Dr. Gayle Nicoll, former Dean of the Faculty of Design, is an architect, educator, academic administrator and internationally recognized environmental researcher and advocate for the design of healthy environments. Prior to joining OCADU, Dr. Nicoll was an Associate Professor at University of Texas at San Antonio where she served as Chair of the Department of Architecture, and a Professor at Ryerson University where she served as Program Director between 1992 and 2001.
On November 3, 2016, Lorna Ross, Director of Design at the Center for Innovation, Mayo Clinic held a workshop in the new Design for Health student studio space for graduate students. Students had the unique opportunity to discuss their studio projects directly with Ms. Ross and gain valuable insight into the design process at one of the world’s leading health design centres. Ms. Ross shared her experiences and advice with students, discussing the practicalities of research in health care settings and tips on how to work effectively with stakeholders throughout the design process.
Mayo Clinic’s Center for Innovation fuses design principles with the scientific method to uncover human needs in the health care environment, which include empathy, creativity, systems thinking and a human-centered focus. Ross’s role directing the discovery and implementation of transformative, patient-centric care models places her at a critical intersection of design, science, technology and industry, allowing Mayo Clinic to speculate with confidence on the future of health and healthcare.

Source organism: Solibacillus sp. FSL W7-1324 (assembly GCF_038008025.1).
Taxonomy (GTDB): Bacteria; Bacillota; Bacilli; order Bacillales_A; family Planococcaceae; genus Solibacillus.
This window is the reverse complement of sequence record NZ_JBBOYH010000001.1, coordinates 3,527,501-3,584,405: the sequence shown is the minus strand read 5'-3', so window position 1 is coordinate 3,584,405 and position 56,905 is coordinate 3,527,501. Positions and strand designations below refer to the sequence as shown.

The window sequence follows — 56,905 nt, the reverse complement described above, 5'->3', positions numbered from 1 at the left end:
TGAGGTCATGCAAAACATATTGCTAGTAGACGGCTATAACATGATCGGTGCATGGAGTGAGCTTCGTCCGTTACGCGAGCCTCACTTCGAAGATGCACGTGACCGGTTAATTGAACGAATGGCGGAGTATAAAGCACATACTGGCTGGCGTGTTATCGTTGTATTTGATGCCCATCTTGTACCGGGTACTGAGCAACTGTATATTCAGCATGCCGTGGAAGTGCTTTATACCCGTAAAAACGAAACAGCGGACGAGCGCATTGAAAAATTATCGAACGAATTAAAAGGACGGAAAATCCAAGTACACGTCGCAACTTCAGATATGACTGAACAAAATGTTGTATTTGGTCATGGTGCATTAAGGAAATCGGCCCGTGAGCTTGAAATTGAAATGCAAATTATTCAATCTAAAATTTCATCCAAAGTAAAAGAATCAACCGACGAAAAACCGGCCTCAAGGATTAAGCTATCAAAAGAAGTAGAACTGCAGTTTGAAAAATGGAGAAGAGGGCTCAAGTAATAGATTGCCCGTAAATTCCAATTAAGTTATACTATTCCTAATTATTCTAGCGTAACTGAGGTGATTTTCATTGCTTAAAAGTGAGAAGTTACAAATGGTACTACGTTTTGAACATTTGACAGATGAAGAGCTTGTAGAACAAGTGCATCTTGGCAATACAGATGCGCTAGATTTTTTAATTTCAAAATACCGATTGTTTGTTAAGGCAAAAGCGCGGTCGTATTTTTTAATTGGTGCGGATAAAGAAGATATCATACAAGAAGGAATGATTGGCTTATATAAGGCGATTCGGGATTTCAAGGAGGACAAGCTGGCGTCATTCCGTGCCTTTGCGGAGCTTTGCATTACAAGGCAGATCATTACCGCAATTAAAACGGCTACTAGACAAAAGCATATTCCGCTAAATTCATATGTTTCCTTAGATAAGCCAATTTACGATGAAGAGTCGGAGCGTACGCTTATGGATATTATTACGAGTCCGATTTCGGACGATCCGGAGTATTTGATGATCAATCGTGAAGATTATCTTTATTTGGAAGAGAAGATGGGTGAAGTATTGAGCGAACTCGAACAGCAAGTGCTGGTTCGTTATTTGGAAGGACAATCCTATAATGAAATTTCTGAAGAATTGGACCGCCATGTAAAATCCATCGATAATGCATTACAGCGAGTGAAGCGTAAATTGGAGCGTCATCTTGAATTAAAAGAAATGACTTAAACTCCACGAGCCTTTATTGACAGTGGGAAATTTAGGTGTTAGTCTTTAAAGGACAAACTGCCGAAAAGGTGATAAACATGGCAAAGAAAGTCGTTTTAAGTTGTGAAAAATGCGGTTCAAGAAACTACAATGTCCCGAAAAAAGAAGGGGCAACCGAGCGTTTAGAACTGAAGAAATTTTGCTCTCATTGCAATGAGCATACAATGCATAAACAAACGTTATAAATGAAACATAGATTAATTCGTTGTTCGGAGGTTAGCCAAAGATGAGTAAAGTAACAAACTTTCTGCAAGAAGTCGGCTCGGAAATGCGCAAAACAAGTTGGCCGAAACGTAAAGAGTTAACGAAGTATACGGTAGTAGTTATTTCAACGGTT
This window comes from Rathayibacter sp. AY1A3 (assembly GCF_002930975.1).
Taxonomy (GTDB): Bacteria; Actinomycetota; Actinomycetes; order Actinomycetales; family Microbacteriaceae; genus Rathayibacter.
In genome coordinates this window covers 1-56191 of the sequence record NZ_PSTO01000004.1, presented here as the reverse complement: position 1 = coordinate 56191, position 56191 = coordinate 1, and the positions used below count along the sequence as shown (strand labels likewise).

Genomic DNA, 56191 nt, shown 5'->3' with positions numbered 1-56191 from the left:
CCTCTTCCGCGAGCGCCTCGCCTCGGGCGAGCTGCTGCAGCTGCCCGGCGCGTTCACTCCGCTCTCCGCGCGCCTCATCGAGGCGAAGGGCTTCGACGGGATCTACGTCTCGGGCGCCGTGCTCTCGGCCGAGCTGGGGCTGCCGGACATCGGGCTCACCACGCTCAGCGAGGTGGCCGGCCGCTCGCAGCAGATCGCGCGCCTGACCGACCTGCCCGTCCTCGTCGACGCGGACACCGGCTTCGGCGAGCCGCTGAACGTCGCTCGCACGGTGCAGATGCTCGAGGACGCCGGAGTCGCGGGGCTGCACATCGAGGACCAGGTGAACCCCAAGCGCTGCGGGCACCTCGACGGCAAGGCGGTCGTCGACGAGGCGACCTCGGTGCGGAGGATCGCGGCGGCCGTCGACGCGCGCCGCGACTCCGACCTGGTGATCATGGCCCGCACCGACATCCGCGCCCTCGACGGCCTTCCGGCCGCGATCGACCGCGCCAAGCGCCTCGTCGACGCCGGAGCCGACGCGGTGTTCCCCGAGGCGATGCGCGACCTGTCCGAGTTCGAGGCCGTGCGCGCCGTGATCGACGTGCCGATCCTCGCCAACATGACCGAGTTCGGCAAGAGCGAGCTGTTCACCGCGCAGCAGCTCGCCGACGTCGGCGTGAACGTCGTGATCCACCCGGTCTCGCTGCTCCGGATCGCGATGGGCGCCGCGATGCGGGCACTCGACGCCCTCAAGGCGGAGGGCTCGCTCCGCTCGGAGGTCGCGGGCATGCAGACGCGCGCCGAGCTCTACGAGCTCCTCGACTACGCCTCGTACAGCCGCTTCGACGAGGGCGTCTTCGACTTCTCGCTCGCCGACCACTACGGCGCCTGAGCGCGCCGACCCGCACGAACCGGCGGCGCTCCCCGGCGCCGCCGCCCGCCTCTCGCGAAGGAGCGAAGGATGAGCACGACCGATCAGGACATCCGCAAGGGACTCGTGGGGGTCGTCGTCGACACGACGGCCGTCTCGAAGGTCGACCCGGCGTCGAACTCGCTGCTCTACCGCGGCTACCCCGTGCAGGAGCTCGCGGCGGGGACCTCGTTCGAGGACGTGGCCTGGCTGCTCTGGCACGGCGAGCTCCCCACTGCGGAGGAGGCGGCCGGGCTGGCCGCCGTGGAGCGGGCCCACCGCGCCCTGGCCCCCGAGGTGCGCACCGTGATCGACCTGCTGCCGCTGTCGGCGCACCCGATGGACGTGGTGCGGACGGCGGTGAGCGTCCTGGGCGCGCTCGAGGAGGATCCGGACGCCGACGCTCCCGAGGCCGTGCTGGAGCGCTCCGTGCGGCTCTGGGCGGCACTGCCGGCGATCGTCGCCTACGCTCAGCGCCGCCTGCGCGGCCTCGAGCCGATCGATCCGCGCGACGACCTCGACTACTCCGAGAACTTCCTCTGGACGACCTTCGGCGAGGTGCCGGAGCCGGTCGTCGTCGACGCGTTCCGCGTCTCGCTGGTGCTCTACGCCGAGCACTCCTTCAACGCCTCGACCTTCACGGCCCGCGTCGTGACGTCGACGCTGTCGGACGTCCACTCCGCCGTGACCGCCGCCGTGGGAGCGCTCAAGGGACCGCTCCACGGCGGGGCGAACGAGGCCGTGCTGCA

If you are interested in getting involved in any of the health related research projects, please contact faculty. There are some paid and some volunteer opportunities. These projects are in addition to studio project opportunities and may also be an option for internships in Summer term.
Jessica Ching (2009, Industrial Design) is profiled in the July issue of Chatelaine magazine. Ching is the inventor of Eve Kit, a product that allows women to screen themselves for sexually transmitted infections such as HPV, chlamydia and gonorrhea. Women can take a swab at home with a specially-designed device and mail it in to a lab for testing. Results are available within a week via a confidential web site.
Ching says a third of women don’t get screened regularly for STIs. There is a variety of reasons including lack of time, no family physician and discomfort with the process of getting tested.
The kit started out as part of Ching’s Industrial Design thesis project. She then co-founded Eve Medical, one of the first companies to come out of OCAD U’s Imagination Catalyst entrepreneurship and commercialization hub.
Eve Kit is currently available for pre-order on Indiegogo, and it has already exceeded Ching’s crowdfunding goal.